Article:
Cars That Were Basically Rolling Death Traps

On the whole, modern cars are safer than ever. A total of 101 vehicles were given the award of Top Safety Pick by the IIHS in 2022, an increase of roughly 10% over the previous year's results. Modern crash safety regulations demand an ever-increasing number of airbags, crumple zones, and driver assistance systems to be present in today's cars, reducing the risk of injuries even if the car is involved in an accident.

However, it's not always been this way. Over the decades, automakers have produced plenty of vehicles that, should they get into a crash, could turn into rolling death traps for the driver and passengers. Many of them have virtually zero impact protection, and some even came with design defects that made them inherently dangerous to drive. In some cases, the manufacturers of these cars were hauled to court and faced damages over their defective products. But, often, the only people punished were the poor souls that were unfortunate enough to buy one of these cars.

Ford Bronco II

Ford recently relaunched the Bronco to great success, at one point even having to temporarily halt reservations because of the large amount of interest in the car. However, not every version of the Bronco has been so successful, with the Ranger-based Bronco II causing the company to have to shell out millions of dollars in damages. This was the result of a high-profile lawsuit that alleged that Bronco IIs were dangerously prone to rolling over when cornering, leading to potential injuries and even death for the occupants.

At first, Ford denied the issue, but the evidence mounted up. A total of 260 deaths were recorded as being caused by the Bronco II rolling over, several times more than any other similar vehicle, reported the Wall Street Journal in 1997. Ford eventually reached a settlement of $70 million from the lawsuit and ended up paying out over $113 million in total because of the scandal.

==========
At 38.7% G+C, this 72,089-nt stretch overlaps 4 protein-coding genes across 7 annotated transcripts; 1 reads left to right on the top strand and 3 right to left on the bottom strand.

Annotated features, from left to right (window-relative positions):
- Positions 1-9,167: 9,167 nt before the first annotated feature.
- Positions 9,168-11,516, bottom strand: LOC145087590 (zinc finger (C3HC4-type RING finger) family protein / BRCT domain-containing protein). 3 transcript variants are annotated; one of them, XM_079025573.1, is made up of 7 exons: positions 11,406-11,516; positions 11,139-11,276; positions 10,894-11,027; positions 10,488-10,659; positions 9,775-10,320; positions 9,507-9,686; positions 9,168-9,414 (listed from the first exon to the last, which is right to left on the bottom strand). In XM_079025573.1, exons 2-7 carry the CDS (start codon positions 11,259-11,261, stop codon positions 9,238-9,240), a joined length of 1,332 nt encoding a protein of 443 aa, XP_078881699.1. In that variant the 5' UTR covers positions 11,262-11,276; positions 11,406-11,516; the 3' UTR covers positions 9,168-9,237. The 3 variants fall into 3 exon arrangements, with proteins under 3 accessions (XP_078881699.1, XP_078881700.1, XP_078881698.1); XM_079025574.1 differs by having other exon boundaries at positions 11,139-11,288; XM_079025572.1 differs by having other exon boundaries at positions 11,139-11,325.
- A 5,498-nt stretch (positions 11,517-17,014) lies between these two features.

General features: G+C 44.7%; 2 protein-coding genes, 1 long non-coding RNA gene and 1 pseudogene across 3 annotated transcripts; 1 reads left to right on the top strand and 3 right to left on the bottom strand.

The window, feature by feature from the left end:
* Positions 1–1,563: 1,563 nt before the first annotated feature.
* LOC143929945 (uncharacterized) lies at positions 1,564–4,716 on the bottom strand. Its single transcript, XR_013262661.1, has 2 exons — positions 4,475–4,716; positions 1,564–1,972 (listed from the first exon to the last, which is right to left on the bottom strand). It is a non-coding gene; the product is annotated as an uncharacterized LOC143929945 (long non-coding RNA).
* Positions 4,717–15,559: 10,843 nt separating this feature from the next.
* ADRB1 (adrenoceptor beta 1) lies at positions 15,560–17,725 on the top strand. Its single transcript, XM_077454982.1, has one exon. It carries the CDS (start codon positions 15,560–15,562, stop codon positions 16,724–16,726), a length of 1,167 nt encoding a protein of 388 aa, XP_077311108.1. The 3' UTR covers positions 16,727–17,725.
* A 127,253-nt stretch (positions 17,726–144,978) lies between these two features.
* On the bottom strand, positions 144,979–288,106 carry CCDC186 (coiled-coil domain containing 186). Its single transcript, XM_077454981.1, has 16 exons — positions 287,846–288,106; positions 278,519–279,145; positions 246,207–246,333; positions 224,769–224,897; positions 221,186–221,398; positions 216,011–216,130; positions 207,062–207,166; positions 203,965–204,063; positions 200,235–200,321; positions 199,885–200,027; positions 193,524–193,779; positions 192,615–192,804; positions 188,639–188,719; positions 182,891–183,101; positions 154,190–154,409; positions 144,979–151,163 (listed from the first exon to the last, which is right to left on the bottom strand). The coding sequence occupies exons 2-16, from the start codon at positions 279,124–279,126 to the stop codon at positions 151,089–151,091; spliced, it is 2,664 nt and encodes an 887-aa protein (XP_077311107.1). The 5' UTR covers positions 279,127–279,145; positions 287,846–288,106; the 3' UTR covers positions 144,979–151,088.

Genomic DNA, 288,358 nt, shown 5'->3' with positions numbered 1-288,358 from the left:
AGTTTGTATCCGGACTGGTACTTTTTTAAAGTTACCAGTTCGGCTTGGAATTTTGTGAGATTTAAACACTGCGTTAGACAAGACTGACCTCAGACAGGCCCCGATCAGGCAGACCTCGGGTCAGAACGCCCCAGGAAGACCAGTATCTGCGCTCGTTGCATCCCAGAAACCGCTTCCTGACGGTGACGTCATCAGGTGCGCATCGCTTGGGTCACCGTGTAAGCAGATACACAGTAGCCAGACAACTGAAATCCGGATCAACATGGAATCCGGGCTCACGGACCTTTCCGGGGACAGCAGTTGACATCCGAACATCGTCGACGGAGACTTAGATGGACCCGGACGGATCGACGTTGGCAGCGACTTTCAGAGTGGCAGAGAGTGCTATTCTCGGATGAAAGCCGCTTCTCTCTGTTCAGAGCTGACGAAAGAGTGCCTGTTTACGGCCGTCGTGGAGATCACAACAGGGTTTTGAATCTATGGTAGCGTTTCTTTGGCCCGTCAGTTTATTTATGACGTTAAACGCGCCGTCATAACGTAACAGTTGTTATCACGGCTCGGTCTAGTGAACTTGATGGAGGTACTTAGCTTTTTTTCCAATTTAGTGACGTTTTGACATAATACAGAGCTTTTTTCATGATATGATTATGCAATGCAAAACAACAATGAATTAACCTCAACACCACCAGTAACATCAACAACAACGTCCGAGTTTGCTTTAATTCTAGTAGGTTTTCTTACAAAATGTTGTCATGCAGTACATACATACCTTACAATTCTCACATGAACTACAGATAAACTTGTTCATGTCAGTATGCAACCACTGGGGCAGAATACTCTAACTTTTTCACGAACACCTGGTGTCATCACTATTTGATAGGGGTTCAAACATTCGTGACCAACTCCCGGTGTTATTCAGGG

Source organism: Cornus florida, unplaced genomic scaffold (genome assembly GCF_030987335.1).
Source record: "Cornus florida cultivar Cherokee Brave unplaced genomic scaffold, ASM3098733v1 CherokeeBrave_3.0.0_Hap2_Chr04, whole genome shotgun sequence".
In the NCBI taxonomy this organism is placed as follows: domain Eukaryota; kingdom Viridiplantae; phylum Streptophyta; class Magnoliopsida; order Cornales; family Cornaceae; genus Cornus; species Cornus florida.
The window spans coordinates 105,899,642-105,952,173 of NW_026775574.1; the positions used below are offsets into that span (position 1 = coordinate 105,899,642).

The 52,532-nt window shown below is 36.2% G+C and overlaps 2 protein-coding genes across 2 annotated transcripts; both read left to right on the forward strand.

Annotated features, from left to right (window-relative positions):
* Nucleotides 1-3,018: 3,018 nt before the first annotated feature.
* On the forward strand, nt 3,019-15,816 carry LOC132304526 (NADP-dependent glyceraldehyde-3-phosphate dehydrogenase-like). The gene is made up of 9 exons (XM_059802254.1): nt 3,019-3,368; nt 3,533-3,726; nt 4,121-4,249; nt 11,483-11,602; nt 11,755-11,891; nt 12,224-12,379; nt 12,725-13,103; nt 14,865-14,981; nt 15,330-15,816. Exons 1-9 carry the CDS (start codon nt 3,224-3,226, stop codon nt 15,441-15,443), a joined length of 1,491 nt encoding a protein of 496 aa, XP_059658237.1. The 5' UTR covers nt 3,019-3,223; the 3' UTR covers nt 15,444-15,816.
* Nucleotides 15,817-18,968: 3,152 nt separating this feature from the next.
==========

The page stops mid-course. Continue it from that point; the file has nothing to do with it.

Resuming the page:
Chery Amulet

Built between 2003 and 2010, the Chinese-built Chery Amulet was sold in various export markets around the world, including South America, Russia, and Eastern Europe. It was based on the Seat Toledo, which itself was built on an aging VW platform that had been around since the '80s. It was cheap, but it was also spectacularly unsafe. Russian magazine Autoreview conducted a crash test that followed Euro NCAP regulations, and the car received the equivalent rating of zero stars, achieving just 1.7 points out of a potential 16.

Footage from the test and it's easy to see why it received such a shocking rating. When the car hits a barrier head-on, it crumples like paper, with the driver's side of the car being completely destroyed. In fact, the cabin was mangled so badly that the crash test dummy reportedly had to be disassembled before it could be removed from the wreckage. The test might have shocked those who saw the results, but it didn't stop the Amulet from becoming one of the best-selling Chinese vehicles in Russia, with up to 10,000 units sold per year.

Reva G-Wiz

Electric cars might be the future, but the Reva G-Wiz proves that buying an EV isn't always a good idea. It's been dubbed the "world's worst electric car" thanks to its tiny range, optimistic official top speed of 50 mph, and lack of any crash protection at all. Essentially a large plastic box with a battery strapped to it, the G-Wiz's terrible build quality meant that any collision above 30 mph would almost certainly prove fatal. A UK-based research laboratory conducted a 40 mph crash test on the G-Wiz, and the results showed that the car would almost completely collapse in on itself, with the test dummy being crushed to the point of near certain death.

Despite these horrifying results, the G-Wiz was sold in the UK for almost 10 years, only being pulled in 2011 due to low sales. It was also sold in 24 other markets around the world, with most owners living in crowded cities where traffic rarely exceeded 20 mph, as it wasn't much use for anything else. To top things off, the G-Wiz wasn't even that cheap, with GreenCarReports reporting that the car started at an equivalent price of $17,500, or $25,000 for the longer-range version.